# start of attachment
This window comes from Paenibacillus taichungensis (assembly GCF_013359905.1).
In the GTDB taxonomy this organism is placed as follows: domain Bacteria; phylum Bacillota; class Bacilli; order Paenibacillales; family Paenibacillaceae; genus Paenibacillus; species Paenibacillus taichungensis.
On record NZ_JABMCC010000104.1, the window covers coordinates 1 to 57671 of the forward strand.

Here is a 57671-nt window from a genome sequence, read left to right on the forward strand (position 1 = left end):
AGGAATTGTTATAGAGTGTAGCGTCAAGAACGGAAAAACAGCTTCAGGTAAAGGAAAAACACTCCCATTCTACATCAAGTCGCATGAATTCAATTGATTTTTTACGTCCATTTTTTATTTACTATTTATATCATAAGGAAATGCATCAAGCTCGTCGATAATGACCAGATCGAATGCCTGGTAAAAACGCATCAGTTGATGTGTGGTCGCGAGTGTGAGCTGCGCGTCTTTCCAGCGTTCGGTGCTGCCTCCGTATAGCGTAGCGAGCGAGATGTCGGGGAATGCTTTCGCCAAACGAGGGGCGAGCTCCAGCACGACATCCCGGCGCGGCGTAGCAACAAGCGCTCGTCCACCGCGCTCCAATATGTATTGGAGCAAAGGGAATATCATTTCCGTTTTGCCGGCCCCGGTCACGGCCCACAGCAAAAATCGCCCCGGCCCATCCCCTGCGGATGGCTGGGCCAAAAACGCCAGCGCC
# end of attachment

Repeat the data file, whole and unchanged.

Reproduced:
This window comes from Paenibacillus taichungensis (assembly GCF_013359905.1).
In the GTDB taxonomy this organism is placed as follows: domain Bacteria; phylum Bacillota; class Bacilli; order Paenibacillales; family Paenibacillaceae; genus Paenibacillus; species Paenibacillus taichungensis.
On record NZ_JABMCC010000104.1, the window covers coordinates 1 to 57671 of the forward strand.

Here is a 57671-nt window from a genome sequence, read left to right on the forward strand (position 1 = left end):
AGGAATTGTTATAGAGTGTAGCGTCAAGAACGGAAAAACAGCTTCAGGTAAAGGAAAAACACTCCCATTCTACATCAAGTCGCATGAATTCAATTGATTTTTTACGTCCATTTTTTATTTACTATTTATATCATAAGGAAATGCATCAAGCTCGTCGATAATGACCAGATCGAATGCCTGGTAAAAACGCATCAGTTGATGTGTGGTCGCGAGTGTGAGCTGCGCGTCTTTCCAGCGTTCGGTGCTGCCTCCGTATAGCGTAGCGAGCGAGATGTCGGGGAATGCTTTCGCCAAACGAGGGGCGAGCTCCAGCACGACATCCCGGCGCGGCGTAGCAACAAGCGCTCGTCCACCGCGCTCCAATATGTATTGGAGCAAAGGGAATATCATTTCCGTTTTGCCGGCCCCGGTCACGGCCCACAGCAAAAATCGCCCCGGCCCATCCCCTGCGGATGGCTGGGCCAAAAACGCCAGCGCC